Of course, many researchers are especially intrigued with the potential of resveratrol as a weight loss supplement. Some scientists believe that testing with humans could support the possibility that resveratrol can aid weight loss endeavors. Previous experiments have certainly indicated that resveratrol may possess such qualities.

For example, a study based in the city of Valencia recently performed an additional test regarding the effects of resveratrol on the diet. Sixteen rats were divided into two groups, and each group was fed a diet intended to make the rats obese. However, one group's diet was also bolstered with resveratrol at a rate of 30 mg per kg of body weight each day, while the other group's diet was left unsupplemented.

By the study's conclusion, both groups of rats had approximately the same body weight; however, the rats that were given resveratrol supplements possessed a considerably lower percentage of body fat than those that were not. The experiment's researchers also found that the enzymes responsible for fat production and fat absorption into the blood were far lower in the resveratrol-fed animals.

The study's researchers maintain that these results do not offer a definite link between resveratrol consumption and the reduction of obesity. However, additional investigation will be made into the subject in order to determine resveratrol's benefits on the body's metabolic systems.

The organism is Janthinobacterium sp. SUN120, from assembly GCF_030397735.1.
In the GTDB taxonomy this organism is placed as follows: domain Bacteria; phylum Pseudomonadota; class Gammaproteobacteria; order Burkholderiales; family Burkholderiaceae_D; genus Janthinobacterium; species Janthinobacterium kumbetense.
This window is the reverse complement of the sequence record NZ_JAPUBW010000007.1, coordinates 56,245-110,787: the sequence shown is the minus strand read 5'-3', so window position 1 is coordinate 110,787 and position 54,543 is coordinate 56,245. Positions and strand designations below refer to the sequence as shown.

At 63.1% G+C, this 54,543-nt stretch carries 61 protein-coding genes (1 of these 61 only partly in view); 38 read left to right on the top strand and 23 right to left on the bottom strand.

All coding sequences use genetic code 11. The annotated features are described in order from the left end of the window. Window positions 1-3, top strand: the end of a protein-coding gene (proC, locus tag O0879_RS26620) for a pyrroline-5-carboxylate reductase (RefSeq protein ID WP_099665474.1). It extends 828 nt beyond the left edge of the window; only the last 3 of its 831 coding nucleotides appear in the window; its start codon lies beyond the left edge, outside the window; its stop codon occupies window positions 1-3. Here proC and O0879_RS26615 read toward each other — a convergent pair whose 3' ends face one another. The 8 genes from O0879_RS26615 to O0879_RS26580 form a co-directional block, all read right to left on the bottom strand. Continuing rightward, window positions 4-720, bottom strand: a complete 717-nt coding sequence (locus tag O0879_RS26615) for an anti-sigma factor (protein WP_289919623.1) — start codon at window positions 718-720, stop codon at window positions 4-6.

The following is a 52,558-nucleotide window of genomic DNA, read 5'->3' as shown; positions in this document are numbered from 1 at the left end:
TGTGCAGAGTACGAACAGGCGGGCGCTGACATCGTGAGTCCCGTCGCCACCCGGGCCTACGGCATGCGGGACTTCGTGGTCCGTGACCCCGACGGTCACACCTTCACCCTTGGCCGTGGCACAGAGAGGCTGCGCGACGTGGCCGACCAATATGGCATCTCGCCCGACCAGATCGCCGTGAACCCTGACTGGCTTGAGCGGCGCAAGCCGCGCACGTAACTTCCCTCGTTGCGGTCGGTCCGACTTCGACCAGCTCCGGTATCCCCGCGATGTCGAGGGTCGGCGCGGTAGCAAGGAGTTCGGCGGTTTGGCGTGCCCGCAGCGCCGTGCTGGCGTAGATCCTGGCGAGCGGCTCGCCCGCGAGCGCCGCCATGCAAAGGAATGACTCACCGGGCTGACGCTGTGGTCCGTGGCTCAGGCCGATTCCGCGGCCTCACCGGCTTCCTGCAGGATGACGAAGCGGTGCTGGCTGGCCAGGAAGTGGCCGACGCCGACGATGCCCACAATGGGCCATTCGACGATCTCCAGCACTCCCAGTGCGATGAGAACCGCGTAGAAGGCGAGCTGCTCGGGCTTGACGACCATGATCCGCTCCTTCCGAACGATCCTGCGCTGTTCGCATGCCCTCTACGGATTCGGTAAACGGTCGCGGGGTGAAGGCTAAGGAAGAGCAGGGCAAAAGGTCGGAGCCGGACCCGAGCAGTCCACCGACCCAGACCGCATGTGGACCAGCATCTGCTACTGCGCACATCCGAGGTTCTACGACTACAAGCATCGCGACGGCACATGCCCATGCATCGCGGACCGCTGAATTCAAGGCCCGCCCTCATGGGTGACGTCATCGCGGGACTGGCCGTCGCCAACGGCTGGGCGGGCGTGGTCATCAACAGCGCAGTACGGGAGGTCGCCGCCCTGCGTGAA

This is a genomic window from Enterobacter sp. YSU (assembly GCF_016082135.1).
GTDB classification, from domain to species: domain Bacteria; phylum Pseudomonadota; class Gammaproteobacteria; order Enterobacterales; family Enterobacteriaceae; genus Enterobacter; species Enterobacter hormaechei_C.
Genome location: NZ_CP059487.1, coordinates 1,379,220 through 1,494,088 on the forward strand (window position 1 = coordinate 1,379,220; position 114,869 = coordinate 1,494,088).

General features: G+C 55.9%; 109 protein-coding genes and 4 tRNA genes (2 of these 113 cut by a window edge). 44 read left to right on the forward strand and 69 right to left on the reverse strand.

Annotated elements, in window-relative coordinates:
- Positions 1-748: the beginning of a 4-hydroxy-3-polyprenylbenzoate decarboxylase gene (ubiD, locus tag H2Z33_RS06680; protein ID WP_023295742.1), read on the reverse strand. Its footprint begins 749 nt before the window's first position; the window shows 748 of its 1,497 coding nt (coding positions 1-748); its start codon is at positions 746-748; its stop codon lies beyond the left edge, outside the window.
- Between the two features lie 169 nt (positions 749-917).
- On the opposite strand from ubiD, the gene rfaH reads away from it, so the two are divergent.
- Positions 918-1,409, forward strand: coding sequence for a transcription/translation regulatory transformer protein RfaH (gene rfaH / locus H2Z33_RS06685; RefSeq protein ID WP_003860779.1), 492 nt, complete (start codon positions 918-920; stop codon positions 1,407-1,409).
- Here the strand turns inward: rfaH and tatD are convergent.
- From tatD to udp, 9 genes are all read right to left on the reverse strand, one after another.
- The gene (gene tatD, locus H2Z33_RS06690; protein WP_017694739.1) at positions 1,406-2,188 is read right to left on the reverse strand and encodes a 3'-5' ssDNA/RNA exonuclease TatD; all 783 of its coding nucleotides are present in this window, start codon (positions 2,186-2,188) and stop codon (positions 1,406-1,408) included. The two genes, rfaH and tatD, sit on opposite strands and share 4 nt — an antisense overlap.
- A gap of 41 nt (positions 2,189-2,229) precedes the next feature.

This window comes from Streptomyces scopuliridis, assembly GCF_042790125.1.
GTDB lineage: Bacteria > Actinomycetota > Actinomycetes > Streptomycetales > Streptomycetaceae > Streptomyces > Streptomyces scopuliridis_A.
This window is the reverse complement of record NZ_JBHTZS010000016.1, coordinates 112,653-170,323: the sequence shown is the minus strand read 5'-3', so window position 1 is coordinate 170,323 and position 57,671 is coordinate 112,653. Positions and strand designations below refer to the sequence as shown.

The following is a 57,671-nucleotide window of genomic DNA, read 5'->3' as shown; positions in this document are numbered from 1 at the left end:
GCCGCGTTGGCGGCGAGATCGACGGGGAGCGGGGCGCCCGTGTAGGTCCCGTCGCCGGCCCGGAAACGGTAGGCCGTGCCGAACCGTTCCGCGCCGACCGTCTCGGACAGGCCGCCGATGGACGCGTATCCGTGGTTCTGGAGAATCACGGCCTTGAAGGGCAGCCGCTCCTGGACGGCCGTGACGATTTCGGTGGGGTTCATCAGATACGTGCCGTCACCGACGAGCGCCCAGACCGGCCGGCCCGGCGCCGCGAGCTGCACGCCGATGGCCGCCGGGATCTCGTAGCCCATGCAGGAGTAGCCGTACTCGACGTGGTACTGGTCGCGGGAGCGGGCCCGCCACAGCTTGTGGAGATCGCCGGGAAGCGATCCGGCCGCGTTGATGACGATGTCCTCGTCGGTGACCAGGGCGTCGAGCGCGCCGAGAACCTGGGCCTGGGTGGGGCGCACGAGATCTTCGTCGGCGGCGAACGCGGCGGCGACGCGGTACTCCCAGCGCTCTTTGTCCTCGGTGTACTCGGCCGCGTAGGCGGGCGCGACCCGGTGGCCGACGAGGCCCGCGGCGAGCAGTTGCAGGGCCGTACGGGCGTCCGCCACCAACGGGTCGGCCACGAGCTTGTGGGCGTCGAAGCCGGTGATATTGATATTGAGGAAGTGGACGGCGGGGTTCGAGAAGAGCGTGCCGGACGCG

Source: Nutrition & Metabolism

2011, 8:29
“Changes in white adipose tissue metabolism induced by resveratrol in rats”
Authors: G. Alberdi, V.M. Rodriguez, J. Miranda, M.T. Macarulla, N. Arias, C. Andres-Lacueva, M.P. Portillo

Wednesday, May 11, 2011

Krill Omega 3 Fish Oils Help Metabolic Symptoms

Omega-3s fish oils from krill may be beneficial to helping one correct some metabolic symptoms, particularly elevated fat levels in the heart and liver. Another strange way pure krill oil has been proven to help is with violent mood swings.

Researchers are not entirely clear what mechanism allow these positive benefits to occur, but their studies suggest the long-chain polyunsaturated fatty acids have been tested to reduce activity in the endocannabinoid system. The endocannabinoid system is a group of neromadulatory lipids and receptors. They influence pain sensation, memory, and appetite, an ironic collection of important symptoms.

Krill oil reduced in a rat study heart fat by 42 percent compared to fish oils which only did so at two percent. Furthermore, krill oil reduced liver fat by as much as 60 percent compared to fish oil at 38 percent. Fat build up in our livers often leads to type 2 diabetes as a result of insulin resistance sometimes called Syndrome X.

Natural Biology produces a pure krill oil taken from the Arctic Ocean where the krill oil is process on board the ship to increase efficacy and potency. Some krill oils are diluted and some companies have promoted 300mg as a daily dosage but 1000mg of non-diluted pure krill oil should be taken for the standard maintenance amount for the typical American, and possibly 2000mg if a therapeutic benefit is needed.